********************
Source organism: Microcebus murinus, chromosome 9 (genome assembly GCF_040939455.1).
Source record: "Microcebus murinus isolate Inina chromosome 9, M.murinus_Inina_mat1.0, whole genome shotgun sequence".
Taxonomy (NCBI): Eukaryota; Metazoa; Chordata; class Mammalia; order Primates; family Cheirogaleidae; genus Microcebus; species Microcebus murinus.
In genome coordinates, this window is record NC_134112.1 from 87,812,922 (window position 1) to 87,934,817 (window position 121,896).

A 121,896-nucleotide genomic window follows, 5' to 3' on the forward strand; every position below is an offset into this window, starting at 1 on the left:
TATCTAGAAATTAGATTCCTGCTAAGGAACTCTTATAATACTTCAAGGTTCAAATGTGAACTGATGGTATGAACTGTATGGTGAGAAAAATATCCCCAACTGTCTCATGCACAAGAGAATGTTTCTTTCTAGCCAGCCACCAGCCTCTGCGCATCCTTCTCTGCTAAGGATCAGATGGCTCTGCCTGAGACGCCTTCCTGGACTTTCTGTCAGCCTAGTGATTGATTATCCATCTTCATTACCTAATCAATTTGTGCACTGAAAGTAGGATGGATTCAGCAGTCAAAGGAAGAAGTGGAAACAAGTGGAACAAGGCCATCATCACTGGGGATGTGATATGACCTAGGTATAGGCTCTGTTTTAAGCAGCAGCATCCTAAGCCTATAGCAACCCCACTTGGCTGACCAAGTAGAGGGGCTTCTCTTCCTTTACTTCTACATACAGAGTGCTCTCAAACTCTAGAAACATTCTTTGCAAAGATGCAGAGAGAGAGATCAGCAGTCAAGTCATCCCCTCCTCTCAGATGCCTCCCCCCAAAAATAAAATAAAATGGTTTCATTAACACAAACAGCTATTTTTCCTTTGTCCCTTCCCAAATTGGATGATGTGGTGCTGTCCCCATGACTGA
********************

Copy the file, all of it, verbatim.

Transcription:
Source organism: Microcebus murinus, chromosome 9 (genome assembly GCF_040939455.1).
Source record: "Microcebus murinus isolate Inina chromosome 9, M.murinus_Inina_mat1.0, whole genome shotgun sequence".
Taxonomy (NCBI): Eukaryota; Metazoa; Chordata; class Mammalia; order Primates; family Cheirogaleidae; genus Microcebus; species Microcebus murinus.
In genome coordinates, this window is record NC_134112.1 from 87,812,922 (window position 1) to 87,934,817 (window position 121,896).

A 121,896-nucleotide genomic window follows, 5' to 3' on the forward strand; every position below is an offset into this window, starting at 1 on the left:
TATCTAGAAATTAGATTCCTGCTAAGGAACTCTTATAATACTTCAAGGTTCAAATGTGAACTGATGGTATGAACTGTATGGTGAGAAAAATATCCCCAACTGTCTCATGCACAAGAGAATGTTTCTTTCTAGCCAGCCACCAGCCTCTGCGCATCCTTCTCTGCTAAGGATCAGATGGCTCTGCCTGAGACGCCTTCCTGGACTTTCTGTCAGCCTAGTGATTGATTATCCATCTTCATTACCTAATCAATTTGTGCACTGAAAGTAGGATGGATTCAGCAGTCAAAGGAAGAAGTGGAAACAAGTGGAACAAGGCCATCATCACTGGGGATGTGATATGACCTAGGTATAGGCTCTGTTTTAAGCAGCAGCATCCTAAGCCTATAGCAACCCCACTTGGCTGACCAAGTAGAGGGGCTTCTCTTCCTTTACTTCTACATACAGAGTGCTCTCAAACTCTAGAAACATTCTTTGCAAAGATGCAGAGAGAGAGATCAGCAGTCAAGTCATCCCCTCCTCTCAGATGCCTCCCCCCAAAAATAAAATAAAATGGTTTCATTAACACAAACAGCTATTTTTCCTTTGTCCCTTCCCAAATTGGATGATGTGGTGCTGTCCCCATGACTGA